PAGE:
In People Stuff

While walking across the open first level of the Luhr’s Parking garage in downtown Phoenix, I spotted him across the street. A bedraggled, scruffy, gray bearded guy in a dirty blue jacket pushing himself backward down the sidewalk in a wheelchair.

Panhandlers are fairly common around America West Arena, especially late at night after events. Usually at least one of them will hit you up for money as you’re leaving work and headed for your car. Some ask for food. Most ask for money that they say is for food. Most of them are lying.

But wheelchair guy is across the street. Not someone I’ll have to talk to tonight. He made the green light, though, and headed straight for me. With one leg stretched out stiff and straight on the foot step, he pushed himself with his other leg. He steered with his hands while looking over his shoulder, like driving everywhere in reverse.

Luhrs Parking Garage

Luhr’s Parking Garage. Downtown Phoenix, AZ (Photo – Todd Thompson)

The car was on the third level of the garage so, short of running up the stairs, there wasn’t any way to avoid him. Was I trying to avoid him? Honestly? Yes.

He spun his chair around and launched into a well-rehearsed spiel. You know, the overly friendly and enthusiastic greeting that attempts to overwhelm you and get you off balance.

“Excuse me, how ya doin’ tonight?” Verbally he plunged ahead while fumbling with his left hand for a tattered cardboard sign. “All I’ve gots is 75 cents to get something to eat. Can you spare anything?” With his right hand he held up a cheap clear plastic glass and jiggled the three quarters at the bottom. With his left hand he pulled out the sign wedged in the arm rest of his wheelchair. “Homeless and hungry. Please help. In Christ’s love…”  A nice variation on the typical “God Bless”. You can never really know if they mean it or if it just helps with the donations.

Even though I’ve been in this situation many times, I’d be lying to say I’m comfortable with it. Sometimes it’s easy to say no. I could say no. I could walk away. But my eye was stuck on his sign and the last three words scrawled in black. “In Christ’s love…”

I reached in my pocket and pulled out my wallet. All I had was a $10 bill. I gave it to him and said, “This is all I’ve got.” He looked twice and surprised. “That’ll do! Thank you!” Kicking his worn out Nike against the asphalt he pushed away and down the sidewalk.

Our most honest conversations are the ones we have in our mind. Conversations no one else hears.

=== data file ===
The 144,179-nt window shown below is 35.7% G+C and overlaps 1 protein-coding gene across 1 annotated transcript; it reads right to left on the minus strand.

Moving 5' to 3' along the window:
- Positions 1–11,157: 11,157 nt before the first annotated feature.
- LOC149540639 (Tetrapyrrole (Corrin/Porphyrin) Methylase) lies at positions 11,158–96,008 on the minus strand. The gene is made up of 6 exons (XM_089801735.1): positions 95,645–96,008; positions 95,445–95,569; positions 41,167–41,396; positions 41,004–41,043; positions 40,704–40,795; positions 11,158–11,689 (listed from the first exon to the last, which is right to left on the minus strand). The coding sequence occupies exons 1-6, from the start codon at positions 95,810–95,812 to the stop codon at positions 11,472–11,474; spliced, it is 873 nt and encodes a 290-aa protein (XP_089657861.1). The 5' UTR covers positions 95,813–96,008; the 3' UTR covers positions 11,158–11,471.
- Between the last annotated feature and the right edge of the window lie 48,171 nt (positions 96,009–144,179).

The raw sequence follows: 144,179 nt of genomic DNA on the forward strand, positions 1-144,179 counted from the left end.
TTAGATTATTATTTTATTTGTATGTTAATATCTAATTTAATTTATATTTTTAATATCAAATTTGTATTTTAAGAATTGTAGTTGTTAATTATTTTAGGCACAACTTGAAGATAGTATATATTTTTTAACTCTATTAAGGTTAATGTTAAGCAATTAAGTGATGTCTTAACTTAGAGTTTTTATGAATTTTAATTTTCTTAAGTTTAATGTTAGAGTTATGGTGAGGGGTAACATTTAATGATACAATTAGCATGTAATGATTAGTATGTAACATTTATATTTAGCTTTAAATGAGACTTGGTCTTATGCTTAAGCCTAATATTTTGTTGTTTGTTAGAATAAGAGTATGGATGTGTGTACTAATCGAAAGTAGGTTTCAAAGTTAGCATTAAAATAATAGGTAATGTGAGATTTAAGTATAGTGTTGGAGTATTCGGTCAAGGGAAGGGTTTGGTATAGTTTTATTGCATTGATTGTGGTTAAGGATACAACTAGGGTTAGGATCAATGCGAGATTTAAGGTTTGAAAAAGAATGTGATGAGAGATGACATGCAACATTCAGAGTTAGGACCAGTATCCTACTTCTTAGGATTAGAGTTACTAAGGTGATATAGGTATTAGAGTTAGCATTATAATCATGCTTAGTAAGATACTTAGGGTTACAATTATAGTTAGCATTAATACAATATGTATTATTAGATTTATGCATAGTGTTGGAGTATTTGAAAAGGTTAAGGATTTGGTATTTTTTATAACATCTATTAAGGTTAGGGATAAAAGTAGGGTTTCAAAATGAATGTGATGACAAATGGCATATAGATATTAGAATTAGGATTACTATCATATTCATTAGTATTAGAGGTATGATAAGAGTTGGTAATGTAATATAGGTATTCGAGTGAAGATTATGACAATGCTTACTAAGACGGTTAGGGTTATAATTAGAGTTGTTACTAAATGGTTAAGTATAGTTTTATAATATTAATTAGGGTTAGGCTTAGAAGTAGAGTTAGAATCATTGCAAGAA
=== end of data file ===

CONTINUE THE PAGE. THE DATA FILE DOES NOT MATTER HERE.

“A $10 bill. Am I crazy? Why did I use my $1’s buying dinner tonight? Great. I just let a panhandler talk me out of $10 when my finances are tight. He’s probably on his way to a six-pack of beer or worse. And I gave him the money. And that sign. “In Christ’s love”. Right. Every panhandler puts “God Bless” or something like it on their sign. For all I know the guy was faking it and he’s parking his wheel chair in the alley while I’m out $10 bucks. Was I just so stupid to hand that money over? Then again, maybe he will use it for food. Who knows? That’s what’s maddening about this. Who knows?”

The next day I still felt conflicted. And the conflict produced some questions.

Why am I so concerned about the stewardship of a ten dollar bill when giving it to a homeless person? And why don’t I apply the same level of scrutiny to myself when I spend ten dollars on something I don’t need? Why am I so high and mighty in trying to discern whether or not the money I give to a panhandler will be spent judiciously?

Ten bucks. That’s a cheap pizza. So why am I wondering about the stewardship of the ten dollar bill I handed to the guy in a wheelchair when I don’t give it a thought if I’m chewing on a slice of Canadian bacon and mushroom from Hungry Howie’s? (With sesame crust, of course.) I don’t always spend money wisely. So where do I get off deciding whether or not the recipient of my pocket change is worthy to receive it?

What if God used my thought process when deciding whether or not to give me something? What conversation would God have with Himself? “How do I know Todd won’t waste it? How do I know he won’t go spend it on something foolish?Something that’s harmful to him? And is he working hard to be responsible for himself? Is he asking for this because he’s lazy? Or does he genuinely need it?”

Any way you look at it, God is generous with us. All of us. Or as the Bible puts it, “He sends His rain on the righteous and the unrighteous.” (Matthew 5:45) Jesus also said, “If you, being evil, know how to give good gifts to your children, how much more will your Heavenly Father give what is good to those who ask Him?” (Matthew 7:11) Say what you will about God. He is a Giver.

“In Christ’s Love”. We can never know if they mean it or it just helps with the donations. Yet given a choice, it’s better to be generous and wrong than stingy and right. A CPA could argue that from a purely financial standpoint, God is crazy to keep giving to us. We don’t always manage the money well. But God keeps giving to us in abundance.

If God’s ok with being crazy in His giving, maybe we can risk being a little crazy ourselves.

Todd A. Thompson – May 9, 2005


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